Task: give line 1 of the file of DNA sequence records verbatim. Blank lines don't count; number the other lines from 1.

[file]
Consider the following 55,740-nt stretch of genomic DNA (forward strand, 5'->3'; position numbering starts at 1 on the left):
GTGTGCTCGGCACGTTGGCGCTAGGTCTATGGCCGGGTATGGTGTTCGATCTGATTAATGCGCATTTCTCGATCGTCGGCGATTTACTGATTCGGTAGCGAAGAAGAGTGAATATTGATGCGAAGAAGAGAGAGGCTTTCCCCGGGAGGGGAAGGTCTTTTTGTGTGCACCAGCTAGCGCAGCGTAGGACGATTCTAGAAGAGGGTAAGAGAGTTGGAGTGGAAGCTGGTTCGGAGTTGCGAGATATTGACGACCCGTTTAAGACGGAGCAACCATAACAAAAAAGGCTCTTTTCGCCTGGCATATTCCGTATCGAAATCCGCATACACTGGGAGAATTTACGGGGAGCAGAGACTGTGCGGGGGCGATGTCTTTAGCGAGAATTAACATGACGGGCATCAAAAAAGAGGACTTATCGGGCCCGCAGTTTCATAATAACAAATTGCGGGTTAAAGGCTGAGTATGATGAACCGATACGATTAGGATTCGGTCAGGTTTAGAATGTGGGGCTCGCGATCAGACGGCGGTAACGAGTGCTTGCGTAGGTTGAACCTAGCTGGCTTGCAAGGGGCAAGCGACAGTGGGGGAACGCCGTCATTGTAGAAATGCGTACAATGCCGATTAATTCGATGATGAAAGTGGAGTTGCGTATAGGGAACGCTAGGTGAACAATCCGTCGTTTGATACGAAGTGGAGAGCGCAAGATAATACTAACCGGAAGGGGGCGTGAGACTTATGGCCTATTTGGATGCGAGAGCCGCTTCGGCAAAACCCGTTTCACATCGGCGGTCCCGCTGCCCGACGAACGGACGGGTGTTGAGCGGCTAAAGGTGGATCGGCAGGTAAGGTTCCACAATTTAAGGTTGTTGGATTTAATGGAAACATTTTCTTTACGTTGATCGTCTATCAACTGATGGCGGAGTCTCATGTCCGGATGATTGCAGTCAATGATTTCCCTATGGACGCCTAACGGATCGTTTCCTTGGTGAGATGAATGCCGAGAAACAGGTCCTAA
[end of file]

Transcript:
Consider the following 55,740-nt stretch of genomic DNA (forward strand, 5'->3'; position numbering starts at 1 on the left):